To sum up, Keynes's "refutation" of Say's law, even if it had been successful, would not have been original: it does not go an inch beyond Malthus's attempted refutation more than a century before him. Keynes "refuted" Say's law only in a sense in which no important economist ever held it.
To Save Is to Spend
Risking the accusation of beating a dead horse, I should like to address myself to one more effort by Keynes to disprove Say's law, or what he calls "a corollary of the same doctrine" (p. 19). "It has been supposed," he writes, "that any individual act of abstaining from consumption necessarily leads to, and amounts to the same thing as, causing the labor and commodities thus released from supplying consumption to be invested in the production of capital wealth" (p. 19). And he quotes the following passage from Alfred Marshall's Pure Theory of Domestic Values (p. 34) in illustration:
The whole of a man's income is expended in the purchase of services and of commodities. It is indeed commonly said that a man spends some portion of his income and saves another. But it is a familiar economic axiom that a man purchases labor and commodities with that portion of his income which he saves just as much as he does with that he is said to spend. He is said to spend when he seeks to obtain present enjoyment from the services and commodities which he purchases. He is said to save when he causes the labor and the commodities which he purchases to be devoted to the production of wealth from which he expects to derive the means of enjoyment in the future.
This doctrine, of course, goes much further back than Marshall. Keynes could have quoted his bête noir, Ricardo, to the same effect. "Mr. Malthus," wrote Ricardo, "never appears to remember that to save is to spend, as surely as what he exclusively calls spending."18 Ricardo went much further than this, and in answering Malthus answered one of Keynes's chief contentions in advance: "I deny that the wants of consumers generally are diminished by parsimony—they are transferred with the power to consume to another set of consumers."19
And on still another occasion Ricardo wrote directly to Malthus:
We agree too that effectual demand consists of two elements, the power and the will to purchase; but I think the will is very seldom wanting where the power exists, for the desire of accumulation [i.e., saving] will occasion demand just as effectually as a desire to consume; it will only change the objects on which the demand will exercise itself.20
For the present, however, it may be sufficient merely to note Keynes's contention on this point rather than to try to analyze it in full. There will be plenty of opportunity for that later. As we shall see, Keynes himself alternates constantly between two mutually contradictory contentions: (1) that saving and investment are "necessarily equal," and "merely different aspects of the same thing" (p. 74), and (2) that saving and investment are "two essentially different activities" without even a "nexus" (p. 21), so that saving not only can exceed investment but chronically tends to do so. The second is the view which he chooses to support at this point. We shall have occasion to analyze both views later. For the present it is sufficient merely to note the presence of this deep-seated contradiction in Keynes's thought.21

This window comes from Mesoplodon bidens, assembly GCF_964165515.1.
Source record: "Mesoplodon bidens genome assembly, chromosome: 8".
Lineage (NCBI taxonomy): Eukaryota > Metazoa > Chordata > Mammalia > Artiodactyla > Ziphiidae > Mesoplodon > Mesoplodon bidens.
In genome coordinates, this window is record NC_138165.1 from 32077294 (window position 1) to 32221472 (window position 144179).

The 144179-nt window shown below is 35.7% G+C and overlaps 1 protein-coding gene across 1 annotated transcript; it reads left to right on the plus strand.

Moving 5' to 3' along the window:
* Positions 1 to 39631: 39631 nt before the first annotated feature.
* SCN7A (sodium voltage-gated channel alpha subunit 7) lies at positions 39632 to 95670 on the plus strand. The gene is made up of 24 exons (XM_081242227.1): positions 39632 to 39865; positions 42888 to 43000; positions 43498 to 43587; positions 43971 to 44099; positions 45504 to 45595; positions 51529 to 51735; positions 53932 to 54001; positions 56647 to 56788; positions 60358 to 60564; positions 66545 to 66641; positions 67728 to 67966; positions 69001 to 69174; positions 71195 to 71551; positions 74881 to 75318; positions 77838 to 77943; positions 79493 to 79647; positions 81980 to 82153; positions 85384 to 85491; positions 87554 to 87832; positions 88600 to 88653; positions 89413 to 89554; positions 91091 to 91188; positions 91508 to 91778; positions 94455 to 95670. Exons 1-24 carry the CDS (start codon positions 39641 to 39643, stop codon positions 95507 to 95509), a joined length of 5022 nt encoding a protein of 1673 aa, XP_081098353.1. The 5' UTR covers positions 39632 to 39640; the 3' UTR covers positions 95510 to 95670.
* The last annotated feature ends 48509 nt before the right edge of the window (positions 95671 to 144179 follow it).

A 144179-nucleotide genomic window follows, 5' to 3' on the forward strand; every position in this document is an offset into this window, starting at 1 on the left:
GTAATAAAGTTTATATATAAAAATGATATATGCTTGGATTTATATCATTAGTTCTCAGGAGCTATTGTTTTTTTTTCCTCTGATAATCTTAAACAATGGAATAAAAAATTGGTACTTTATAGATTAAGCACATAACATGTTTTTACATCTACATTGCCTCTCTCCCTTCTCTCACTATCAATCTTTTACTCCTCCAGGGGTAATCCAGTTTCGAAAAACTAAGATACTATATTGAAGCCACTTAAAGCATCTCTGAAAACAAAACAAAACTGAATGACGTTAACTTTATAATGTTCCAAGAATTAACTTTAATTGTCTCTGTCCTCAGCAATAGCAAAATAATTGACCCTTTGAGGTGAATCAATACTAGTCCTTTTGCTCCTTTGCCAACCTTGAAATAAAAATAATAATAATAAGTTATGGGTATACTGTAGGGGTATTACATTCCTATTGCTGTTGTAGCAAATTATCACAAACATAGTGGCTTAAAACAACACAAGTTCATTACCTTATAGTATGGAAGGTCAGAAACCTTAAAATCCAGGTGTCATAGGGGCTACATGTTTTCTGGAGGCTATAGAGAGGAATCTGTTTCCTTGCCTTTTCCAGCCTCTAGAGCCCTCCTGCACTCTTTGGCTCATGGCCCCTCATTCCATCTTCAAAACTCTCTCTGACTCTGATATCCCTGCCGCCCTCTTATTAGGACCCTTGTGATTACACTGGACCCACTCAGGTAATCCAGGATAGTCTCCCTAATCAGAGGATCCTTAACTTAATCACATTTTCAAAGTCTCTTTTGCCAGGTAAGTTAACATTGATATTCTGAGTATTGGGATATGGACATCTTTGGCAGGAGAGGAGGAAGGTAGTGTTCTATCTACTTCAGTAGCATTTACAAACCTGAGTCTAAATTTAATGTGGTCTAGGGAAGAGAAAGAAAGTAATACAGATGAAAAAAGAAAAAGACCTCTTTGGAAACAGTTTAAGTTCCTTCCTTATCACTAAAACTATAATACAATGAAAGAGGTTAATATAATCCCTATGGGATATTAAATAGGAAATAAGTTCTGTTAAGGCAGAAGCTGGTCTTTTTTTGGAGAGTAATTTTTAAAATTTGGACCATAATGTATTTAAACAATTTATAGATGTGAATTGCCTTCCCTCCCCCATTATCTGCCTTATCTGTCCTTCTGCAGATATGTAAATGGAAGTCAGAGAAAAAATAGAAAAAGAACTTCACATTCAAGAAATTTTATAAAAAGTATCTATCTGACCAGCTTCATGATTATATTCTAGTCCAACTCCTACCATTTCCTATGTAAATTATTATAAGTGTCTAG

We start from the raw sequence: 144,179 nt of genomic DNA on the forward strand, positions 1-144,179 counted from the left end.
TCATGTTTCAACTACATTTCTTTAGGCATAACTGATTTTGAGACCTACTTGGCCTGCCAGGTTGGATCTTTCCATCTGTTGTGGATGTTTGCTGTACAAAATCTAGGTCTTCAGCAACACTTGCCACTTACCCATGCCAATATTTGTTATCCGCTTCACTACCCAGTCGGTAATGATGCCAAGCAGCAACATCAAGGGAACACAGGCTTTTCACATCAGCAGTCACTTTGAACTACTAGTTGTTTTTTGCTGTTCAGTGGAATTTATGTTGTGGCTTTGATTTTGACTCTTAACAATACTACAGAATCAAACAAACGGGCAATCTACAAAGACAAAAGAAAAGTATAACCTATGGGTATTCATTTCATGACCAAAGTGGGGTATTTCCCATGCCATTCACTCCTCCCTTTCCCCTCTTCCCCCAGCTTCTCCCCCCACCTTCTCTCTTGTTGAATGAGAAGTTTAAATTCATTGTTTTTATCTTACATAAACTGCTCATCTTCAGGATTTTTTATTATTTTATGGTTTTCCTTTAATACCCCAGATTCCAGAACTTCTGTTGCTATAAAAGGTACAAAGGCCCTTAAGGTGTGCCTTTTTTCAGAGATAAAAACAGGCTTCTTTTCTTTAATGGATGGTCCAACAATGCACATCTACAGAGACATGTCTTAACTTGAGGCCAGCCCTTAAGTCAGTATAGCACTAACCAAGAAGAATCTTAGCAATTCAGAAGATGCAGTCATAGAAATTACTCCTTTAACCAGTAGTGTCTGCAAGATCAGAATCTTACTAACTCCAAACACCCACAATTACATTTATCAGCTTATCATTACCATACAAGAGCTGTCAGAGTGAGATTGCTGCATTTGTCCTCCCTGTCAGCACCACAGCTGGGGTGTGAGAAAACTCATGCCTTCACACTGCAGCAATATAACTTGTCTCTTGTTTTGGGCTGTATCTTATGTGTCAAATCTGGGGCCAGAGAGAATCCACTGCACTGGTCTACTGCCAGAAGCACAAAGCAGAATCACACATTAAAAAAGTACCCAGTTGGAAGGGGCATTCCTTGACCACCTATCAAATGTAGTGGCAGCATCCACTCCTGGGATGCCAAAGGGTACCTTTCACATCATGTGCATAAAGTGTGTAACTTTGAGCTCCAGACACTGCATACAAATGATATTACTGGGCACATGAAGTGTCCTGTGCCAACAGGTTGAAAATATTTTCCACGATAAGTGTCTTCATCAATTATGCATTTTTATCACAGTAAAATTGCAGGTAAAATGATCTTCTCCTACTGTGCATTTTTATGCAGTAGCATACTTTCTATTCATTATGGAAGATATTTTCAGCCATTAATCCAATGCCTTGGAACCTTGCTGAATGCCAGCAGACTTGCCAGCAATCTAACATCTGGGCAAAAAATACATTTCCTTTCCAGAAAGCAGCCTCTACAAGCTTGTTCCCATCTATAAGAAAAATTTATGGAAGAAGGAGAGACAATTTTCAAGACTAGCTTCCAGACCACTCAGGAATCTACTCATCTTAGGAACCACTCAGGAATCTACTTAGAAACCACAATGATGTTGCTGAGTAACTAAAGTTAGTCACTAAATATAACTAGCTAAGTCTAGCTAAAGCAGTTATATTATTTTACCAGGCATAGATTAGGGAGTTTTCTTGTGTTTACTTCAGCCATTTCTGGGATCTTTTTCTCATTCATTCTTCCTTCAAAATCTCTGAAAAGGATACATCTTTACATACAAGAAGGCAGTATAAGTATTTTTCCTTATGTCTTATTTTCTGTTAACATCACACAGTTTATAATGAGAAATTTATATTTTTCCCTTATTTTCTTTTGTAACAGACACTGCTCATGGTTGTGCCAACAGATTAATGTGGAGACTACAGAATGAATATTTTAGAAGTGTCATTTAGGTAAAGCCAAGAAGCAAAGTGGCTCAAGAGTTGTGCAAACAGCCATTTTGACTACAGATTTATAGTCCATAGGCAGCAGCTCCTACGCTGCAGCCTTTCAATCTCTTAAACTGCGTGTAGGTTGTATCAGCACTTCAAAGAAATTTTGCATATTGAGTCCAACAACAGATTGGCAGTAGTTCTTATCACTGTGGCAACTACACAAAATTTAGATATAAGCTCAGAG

[This article is excerpted from Failure of the New Economics (1959).]
- 1. Economics and the Public Welfare (New York: Van Nostrand, 1949), pp. 390–93.
- 2. Planning for Freedom (South Holland, Ill.: Libertarian Press, 1952), pp. 64–71.
- 3. Paul M. Sweezy in The New Economics, ed. by Seymour E. Harris (New York: Alfred Knopf, 1947), p. 105.
- 4. Op. cit., pp. 64–65.
- 5. Vol. I, Book IV, Chap. I (Edwin Cannon edition, 1904), p. 404 ff.
- 6. Economics and the Public Welfare, p. 390.
- 7. Principles of Political Economy, Book III, Chap. xiv. Sect. 2.
- 8. Op. cit., p. 392.
- 9. Bernice Shoul, "Karl Marx and Say's Law," The Quarterly Journal of Economics, Nov., 1957, p. 615.
- 10. David Ricardo, The Principles of Political Economy and Taxation (Everyman ed., New York), pp. 193–94.
- 11. The phrase "effectual demand," however, was italicized merely to bring out here the fact that Keynes did not invent this phrase. Ricardo even uses the phrase "effective demand" in his Notes on Malthus (Sraffa edition, Cambridge University Press, p. 234). The term "effectual demand" was actually introduced by Adam Smith in The Wealth of Nations (Book I, Chap. 7). John Stuart Mill explains. "Writers have…defined [demand as] the wish to possess, combined with the power of purchasing. To distinguish demand in this technical sense, from the demand which is synonymous with desire, they call the former effectual demand." Principles of Political Economy, 1848, Book III, Chap. II, § 3.
- 12. Sraffa edition, Cambridge University Press, p. 305.
- 13. Op. cit., pp. 306–07.
- 14. Haberler's comments on the General Theory in Chap. 8 of the third edition of his Prosperity and Depression (Geneva: League of Nations, 1941) contain many penetrating observations.
- 15. The New Economics, ed. by Seymour E. Harris, p. 174.
- 16. See, e.g., Sraffa edition, p. 424.
- 17. Op. cit., pp. 175–76.
- 18. David Ricardo, Notes on Malthus (Sraffa edition), p. 449.
- 19. Ibid., p. 309.
- 20. Letters of Ricardo to Malthus, ed. by Bonar (1887). Letter of Sept. 16, 1814, p. 43.
- 21. Supplementing the present chapter, the reader is referred to the remarkable statement and defense of Say's law by John Stuart Mill, quoted at length on pp. 364–71.